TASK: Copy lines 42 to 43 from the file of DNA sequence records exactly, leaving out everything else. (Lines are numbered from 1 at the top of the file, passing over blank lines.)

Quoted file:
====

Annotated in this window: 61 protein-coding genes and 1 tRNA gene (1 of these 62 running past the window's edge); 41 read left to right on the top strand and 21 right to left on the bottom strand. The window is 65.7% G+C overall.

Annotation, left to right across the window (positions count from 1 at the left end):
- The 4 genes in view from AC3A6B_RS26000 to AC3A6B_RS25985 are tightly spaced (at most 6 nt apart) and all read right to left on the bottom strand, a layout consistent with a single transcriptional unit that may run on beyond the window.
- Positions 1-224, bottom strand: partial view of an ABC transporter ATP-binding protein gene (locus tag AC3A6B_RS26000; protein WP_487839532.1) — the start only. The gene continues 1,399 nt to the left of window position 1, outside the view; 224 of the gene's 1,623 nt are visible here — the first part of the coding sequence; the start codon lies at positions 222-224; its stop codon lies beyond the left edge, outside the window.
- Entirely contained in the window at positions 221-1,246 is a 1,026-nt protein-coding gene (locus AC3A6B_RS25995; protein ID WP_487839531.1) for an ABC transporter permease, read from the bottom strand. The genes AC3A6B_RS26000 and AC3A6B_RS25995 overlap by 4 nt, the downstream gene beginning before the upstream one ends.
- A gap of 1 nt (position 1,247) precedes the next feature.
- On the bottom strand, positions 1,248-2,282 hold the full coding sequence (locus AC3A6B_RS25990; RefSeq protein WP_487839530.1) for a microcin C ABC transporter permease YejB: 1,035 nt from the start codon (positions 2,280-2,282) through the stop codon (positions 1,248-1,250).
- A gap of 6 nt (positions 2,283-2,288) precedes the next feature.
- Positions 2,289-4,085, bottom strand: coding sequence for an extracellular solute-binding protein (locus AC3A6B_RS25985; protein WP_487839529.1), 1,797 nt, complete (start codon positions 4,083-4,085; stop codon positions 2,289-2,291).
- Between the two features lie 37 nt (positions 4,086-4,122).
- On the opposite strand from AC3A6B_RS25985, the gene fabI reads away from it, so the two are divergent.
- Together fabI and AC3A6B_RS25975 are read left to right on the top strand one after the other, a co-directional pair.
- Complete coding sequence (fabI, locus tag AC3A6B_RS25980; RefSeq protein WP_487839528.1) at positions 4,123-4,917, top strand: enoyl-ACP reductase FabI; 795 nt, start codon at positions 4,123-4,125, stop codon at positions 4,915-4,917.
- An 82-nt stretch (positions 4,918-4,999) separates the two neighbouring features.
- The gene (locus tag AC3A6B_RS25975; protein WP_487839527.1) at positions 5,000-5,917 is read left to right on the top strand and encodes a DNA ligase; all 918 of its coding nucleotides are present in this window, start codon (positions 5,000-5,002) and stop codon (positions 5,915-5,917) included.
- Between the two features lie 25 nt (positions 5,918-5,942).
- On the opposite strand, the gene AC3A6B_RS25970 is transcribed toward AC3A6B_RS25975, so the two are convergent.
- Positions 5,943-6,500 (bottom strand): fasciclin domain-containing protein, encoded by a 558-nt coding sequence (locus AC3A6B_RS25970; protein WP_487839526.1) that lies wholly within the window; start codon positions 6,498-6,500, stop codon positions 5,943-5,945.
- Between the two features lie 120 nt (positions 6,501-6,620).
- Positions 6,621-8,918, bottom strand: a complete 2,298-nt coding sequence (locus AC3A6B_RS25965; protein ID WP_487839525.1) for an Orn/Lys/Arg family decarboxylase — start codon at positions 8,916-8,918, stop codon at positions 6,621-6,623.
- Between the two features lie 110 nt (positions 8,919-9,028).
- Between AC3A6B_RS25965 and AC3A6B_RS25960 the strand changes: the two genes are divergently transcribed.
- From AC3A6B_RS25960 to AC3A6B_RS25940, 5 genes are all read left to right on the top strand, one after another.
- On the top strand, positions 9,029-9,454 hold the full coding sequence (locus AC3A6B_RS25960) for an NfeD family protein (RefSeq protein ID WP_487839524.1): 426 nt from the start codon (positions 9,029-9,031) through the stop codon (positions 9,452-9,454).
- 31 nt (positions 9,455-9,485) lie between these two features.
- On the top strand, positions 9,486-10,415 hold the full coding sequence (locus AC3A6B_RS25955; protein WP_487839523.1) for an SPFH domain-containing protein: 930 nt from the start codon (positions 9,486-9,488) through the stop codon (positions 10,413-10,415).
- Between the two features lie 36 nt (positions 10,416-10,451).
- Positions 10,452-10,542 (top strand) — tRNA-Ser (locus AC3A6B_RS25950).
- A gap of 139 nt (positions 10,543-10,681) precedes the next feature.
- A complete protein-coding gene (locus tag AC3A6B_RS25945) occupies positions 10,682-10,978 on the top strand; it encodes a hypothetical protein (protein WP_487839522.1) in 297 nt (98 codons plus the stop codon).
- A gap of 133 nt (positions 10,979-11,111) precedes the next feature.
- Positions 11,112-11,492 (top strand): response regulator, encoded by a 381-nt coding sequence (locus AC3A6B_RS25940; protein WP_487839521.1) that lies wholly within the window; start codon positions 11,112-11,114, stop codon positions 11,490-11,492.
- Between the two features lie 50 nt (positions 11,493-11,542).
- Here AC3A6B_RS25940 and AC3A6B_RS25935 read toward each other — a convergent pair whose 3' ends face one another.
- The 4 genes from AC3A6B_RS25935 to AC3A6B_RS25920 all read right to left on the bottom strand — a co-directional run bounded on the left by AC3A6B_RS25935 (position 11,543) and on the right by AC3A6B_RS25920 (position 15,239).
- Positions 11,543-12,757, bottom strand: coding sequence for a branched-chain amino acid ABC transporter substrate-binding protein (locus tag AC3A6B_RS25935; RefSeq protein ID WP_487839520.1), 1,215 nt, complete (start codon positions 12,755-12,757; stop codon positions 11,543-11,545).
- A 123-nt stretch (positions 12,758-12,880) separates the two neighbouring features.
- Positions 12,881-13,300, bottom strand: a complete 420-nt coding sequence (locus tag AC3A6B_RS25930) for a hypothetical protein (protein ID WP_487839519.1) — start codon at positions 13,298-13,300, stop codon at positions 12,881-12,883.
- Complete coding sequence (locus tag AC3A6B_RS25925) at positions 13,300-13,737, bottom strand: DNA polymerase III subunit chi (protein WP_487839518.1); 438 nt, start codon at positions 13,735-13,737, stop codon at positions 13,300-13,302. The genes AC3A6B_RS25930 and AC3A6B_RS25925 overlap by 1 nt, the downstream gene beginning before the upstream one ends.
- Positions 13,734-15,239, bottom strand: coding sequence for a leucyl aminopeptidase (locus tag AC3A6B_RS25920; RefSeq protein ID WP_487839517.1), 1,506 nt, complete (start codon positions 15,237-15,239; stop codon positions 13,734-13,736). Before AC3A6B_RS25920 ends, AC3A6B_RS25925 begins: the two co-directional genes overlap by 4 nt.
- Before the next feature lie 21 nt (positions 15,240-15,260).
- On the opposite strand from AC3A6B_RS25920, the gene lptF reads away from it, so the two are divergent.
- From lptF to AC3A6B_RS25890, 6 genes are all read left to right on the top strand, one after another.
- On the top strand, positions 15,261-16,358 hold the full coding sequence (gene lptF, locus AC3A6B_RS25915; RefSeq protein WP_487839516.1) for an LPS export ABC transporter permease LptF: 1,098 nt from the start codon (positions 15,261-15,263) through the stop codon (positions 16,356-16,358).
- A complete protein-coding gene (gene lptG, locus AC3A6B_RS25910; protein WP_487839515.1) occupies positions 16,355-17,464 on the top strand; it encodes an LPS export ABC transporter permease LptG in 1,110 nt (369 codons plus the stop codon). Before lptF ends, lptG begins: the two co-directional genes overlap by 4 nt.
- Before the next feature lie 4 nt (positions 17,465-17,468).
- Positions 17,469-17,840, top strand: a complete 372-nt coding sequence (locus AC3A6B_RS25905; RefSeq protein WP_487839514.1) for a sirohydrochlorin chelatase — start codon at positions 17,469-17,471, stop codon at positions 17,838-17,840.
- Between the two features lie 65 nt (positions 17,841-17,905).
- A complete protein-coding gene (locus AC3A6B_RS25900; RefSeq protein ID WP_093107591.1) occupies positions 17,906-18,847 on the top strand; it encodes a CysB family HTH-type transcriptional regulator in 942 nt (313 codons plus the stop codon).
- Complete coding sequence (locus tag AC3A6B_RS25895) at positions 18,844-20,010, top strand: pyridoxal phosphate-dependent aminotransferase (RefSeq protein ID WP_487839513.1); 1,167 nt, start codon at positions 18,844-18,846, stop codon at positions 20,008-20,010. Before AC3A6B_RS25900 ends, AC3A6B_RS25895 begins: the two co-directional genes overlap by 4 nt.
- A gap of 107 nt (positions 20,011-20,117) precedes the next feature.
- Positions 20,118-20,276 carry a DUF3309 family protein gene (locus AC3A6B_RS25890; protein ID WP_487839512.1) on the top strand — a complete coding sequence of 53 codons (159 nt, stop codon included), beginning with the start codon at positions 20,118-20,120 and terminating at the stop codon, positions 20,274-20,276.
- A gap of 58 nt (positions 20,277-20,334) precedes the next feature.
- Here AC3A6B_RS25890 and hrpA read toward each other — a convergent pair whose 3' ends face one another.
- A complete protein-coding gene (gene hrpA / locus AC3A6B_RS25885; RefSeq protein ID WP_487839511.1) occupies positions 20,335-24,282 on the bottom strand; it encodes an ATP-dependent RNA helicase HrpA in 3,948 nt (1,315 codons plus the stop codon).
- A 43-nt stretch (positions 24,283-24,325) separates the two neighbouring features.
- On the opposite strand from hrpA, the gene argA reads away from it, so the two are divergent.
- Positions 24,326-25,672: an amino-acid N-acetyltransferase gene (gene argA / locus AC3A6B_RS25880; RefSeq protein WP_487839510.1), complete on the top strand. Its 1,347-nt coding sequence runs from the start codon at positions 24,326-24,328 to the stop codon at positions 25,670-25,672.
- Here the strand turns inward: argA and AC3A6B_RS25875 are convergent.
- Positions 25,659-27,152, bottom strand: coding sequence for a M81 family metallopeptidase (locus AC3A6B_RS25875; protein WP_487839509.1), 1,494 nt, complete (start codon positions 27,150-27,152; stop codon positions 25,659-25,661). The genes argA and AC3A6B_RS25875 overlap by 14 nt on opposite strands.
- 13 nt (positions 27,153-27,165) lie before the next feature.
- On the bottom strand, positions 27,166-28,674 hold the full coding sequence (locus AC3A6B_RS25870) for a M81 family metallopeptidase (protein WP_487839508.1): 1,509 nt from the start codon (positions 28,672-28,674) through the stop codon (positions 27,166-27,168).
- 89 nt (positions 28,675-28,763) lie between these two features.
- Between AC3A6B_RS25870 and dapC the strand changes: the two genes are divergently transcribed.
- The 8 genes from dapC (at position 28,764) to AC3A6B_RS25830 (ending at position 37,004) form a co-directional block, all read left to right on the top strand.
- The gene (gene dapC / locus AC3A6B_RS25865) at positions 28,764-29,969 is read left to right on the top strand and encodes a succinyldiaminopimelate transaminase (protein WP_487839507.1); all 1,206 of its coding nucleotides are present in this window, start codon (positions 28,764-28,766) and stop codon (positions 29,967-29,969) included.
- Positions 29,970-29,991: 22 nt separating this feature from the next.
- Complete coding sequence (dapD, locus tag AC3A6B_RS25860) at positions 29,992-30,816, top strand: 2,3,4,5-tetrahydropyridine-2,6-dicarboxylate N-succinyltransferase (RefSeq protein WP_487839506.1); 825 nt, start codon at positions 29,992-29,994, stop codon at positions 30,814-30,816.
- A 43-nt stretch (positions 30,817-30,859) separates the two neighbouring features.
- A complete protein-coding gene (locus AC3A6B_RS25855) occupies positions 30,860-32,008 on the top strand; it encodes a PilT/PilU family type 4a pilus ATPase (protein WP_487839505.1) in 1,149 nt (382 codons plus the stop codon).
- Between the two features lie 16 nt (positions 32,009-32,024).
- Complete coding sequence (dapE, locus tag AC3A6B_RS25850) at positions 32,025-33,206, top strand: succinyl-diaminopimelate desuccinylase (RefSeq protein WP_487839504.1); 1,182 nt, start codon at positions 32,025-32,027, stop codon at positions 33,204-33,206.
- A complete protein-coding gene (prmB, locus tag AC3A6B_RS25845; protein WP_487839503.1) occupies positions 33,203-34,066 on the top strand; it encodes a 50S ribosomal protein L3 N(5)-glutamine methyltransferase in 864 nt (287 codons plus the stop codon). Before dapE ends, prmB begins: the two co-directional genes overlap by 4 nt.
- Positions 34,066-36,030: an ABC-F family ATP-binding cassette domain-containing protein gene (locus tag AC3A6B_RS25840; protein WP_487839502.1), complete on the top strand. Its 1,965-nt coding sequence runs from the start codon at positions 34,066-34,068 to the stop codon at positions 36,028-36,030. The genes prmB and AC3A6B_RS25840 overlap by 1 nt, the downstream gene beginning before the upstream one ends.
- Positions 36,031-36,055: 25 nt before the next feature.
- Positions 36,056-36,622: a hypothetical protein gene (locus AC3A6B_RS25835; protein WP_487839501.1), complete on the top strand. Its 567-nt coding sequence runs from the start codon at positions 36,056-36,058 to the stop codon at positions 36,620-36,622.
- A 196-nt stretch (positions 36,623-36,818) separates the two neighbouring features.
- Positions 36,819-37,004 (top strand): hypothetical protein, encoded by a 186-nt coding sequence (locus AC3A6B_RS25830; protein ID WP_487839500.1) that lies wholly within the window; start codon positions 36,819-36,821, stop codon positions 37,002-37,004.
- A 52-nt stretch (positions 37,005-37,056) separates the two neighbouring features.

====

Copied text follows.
- On the opposite strand from AC3A6B_RS25920, the gene lptF reads away from it, so the two are divergent.
- From lptF to AC3A6B_RS25890, 6 genes are all read left to right on the top strand, one after another.